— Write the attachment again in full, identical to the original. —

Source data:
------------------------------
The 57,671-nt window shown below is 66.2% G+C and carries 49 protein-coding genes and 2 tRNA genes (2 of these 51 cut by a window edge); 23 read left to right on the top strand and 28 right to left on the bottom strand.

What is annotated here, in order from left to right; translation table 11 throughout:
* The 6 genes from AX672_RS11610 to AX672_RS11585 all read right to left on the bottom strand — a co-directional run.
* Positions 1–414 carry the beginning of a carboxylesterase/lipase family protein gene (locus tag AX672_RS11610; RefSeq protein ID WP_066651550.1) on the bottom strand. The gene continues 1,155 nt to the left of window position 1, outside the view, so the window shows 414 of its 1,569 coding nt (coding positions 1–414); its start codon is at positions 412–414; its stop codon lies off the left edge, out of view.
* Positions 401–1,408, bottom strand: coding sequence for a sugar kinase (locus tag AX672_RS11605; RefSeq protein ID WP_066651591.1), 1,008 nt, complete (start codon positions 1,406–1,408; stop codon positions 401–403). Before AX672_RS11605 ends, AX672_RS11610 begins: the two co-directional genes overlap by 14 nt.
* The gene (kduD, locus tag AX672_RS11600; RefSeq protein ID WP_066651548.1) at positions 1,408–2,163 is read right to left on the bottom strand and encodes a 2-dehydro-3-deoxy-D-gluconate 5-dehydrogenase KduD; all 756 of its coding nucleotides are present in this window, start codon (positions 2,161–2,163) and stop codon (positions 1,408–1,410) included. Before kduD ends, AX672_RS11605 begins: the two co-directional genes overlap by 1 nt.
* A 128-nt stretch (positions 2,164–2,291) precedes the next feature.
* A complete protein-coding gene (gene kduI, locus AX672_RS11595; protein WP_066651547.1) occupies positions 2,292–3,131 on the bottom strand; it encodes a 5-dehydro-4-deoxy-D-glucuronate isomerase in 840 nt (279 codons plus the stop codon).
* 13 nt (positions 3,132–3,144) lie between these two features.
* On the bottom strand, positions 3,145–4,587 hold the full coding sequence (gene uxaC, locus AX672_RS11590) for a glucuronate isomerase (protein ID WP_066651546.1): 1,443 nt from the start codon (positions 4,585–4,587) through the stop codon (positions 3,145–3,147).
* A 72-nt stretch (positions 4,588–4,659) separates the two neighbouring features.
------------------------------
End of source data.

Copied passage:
The 57,671-nt window shown below is 66.2% G+C and carries 49 protein-coding genes and 2 tRNA genes (2 of these 51 cut by a window edge); 23 read left to right on the top strand and 28 right to left on the bottom strand.

What is annotated here, in order from left to right; translation table 11 throughout:
* The 6 genes from AX672_RS11610 to AX672_RS11585 all read right to left on the bottom strand — a co-directional run.
* Positions 1–414 carry the beginning of a carboxylesterase/lipase family protein gene (locus tag AX672_RS11610; RefSeq protein ID WP_066651550.1) on the bottom strand. The gene continues 1,155 nt to the left of window position 1, outside the view, so the window shows 414 of its 1,569 coding nt (coding positions 1–414); its start codon is at positions 412–414; its stop codon lies off the left edge, out of view.
* Positions 401–1,408, bottom strand: coding sequence for a sugar kinase (locus tag AX672_RS11605; RefSeq protein ID WP_066651591.1), 1,008 nt, complete (start codon positions 1,406–1,408; stop codon positions 401–403). Before AX672_RS11605 ends, AX672_RS11610 begins: the two co-directional genes overlap by 14 nt.
* The gene (kduD, locus tag AX672_RS11600; RefSeq protein ID WP_066651548.1) at positions 1,408–2,163 is read right to left on the bottom strand and encodes a 2-dehydro-3-deoxy-D-gluconate 5-dehydrogenase KduD; all 756 of its coding nucleotides are present in this window, start codon (positions 2,161–2,163) and stop codon (positions 1,408–1,410) included. Before kduD ends, AX672_RS11605 begins: the two co-directional genes overlap by 1 nt.
* A 128-nt stretch (positions 2,164–2,291) precedes the next feature.
* A complete protein-coding gene (gene kduI, locus AX672_RS11595; protein WP_066651547.1) occupies positions 2,292–3,131 on the bottom strand; it encodes a 5-dehydro-4-deoxy-D-glucuronate isomerase in 840 nt (279 codons plus the stop codon).
* 13 nt (positions 3,132–3,144) lie between these two features.
* On the bottom strand, positions 3,145–4,587 hold the full coding sequence (gene uxaC, locus AX672_RS11590) for a glucuronate isomerase (protein ID WP_066651546.1): 1,443 nt from the start codon (positions 4,585–4,587) through the stop codon (positions 3,145–3,147).
* A 72-nt stretch (positions 4,588–4,659) separates the two neighbouring features.